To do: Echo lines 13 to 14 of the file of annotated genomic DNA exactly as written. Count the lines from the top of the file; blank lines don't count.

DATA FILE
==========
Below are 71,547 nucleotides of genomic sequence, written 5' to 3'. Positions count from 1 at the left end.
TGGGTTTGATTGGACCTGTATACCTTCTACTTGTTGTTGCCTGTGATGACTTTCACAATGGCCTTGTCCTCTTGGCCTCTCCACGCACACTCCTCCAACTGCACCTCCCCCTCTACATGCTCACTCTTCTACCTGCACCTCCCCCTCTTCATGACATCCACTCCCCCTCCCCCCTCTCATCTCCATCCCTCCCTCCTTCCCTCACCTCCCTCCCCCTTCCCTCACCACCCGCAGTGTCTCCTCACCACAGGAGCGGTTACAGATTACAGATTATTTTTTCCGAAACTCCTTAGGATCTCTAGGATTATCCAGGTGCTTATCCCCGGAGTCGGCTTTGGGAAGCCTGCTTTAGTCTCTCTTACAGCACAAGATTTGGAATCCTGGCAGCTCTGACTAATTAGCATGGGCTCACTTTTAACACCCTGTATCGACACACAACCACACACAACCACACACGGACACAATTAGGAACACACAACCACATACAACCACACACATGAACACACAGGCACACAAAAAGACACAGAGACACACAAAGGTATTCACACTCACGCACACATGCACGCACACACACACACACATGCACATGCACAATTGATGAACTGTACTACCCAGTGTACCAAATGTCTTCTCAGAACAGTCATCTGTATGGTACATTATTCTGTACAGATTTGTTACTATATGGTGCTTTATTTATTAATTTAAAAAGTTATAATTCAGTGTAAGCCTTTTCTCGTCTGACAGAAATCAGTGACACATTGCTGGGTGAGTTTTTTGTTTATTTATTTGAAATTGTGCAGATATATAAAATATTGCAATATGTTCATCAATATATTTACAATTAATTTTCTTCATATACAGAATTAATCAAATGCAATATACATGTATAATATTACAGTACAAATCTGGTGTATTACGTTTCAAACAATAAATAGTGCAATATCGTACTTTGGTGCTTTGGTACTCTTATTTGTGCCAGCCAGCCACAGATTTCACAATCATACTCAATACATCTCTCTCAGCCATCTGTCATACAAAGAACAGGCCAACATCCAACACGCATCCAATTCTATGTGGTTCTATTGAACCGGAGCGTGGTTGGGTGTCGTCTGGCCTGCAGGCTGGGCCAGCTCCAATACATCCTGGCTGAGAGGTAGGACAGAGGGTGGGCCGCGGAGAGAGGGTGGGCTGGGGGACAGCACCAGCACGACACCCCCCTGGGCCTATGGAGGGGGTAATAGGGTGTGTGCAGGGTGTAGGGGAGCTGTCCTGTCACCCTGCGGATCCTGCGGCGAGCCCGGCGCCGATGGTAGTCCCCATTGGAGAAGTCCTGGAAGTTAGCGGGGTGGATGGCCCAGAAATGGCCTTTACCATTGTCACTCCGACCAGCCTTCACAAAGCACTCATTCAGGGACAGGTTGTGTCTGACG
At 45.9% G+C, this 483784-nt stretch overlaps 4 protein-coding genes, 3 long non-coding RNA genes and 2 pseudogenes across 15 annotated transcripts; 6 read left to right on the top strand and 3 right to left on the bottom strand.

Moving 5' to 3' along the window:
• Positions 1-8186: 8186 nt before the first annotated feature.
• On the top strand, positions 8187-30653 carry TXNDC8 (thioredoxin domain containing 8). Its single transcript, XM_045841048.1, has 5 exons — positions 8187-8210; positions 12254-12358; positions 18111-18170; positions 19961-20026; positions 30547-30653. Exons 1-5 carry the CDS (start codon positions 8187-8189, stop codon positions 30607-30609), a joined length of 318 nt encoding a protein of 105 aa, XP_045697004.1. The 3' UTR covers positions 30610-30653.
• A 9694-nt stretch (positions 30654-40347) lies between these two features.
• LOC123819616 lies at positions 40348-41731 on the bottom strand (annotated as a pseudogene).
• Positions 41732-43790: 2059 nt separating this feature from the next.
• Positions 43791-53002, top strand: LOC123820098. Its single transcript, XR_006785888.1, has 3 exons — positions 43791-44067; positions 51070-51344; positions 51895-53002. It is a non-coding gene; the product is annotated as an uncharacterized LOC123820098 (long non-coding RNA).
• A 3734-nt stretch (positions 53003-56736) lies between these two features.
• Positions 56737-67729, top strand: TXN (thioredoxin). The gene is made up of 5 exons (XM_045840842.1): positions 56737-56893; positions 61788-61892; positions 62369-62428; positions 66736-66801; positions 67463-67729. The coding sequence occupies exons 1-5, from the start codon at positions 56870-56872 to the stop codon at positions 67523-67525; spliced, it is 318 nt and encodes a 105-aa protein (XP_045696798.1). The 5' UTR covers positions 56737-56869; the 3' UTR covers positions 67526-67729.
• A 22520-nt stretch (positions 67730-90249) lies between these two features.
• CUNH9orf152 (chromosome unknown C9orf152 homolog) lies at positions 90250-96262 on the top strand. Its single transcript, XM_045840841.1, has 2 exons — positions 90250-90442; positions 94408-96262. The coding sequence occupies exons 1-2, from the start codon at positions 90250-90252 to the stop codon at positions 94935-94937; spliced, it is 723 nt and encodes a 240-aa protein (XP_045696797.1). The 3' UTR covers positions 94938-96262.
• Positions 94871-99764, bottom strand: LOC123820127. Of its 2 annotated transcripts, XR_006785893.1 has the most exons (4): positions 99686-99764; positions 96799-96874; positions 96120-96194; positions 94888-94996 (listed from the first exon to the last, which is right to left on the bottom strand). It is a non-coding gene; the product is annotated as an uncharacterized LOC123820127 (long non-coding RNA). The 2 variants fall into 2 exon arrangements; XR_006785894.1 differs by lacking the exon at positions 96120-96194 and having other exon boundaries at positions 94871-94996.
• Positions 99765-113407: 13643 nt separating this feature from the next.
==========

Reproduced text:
• A 22520-nt stretch (positions 67730-90249) lies between these two features.
• CUNH9orf152 (chromosome unknown C9orf152 homolog) lies at positions 90250-96262 on the top strand. Its single transcript, XM_045840841.1, has 2 exons — positions 90250-90442; positions 94408-96262. The coding sequence occupies exons 1-2, from the start codon at positions 90250-90252 to the stop codon at positions 94935-94937; spliced, it is 723 nt and encodes a 240-aa protein (XP_045696797.1). The 3' UTR covers positions 94938-96262.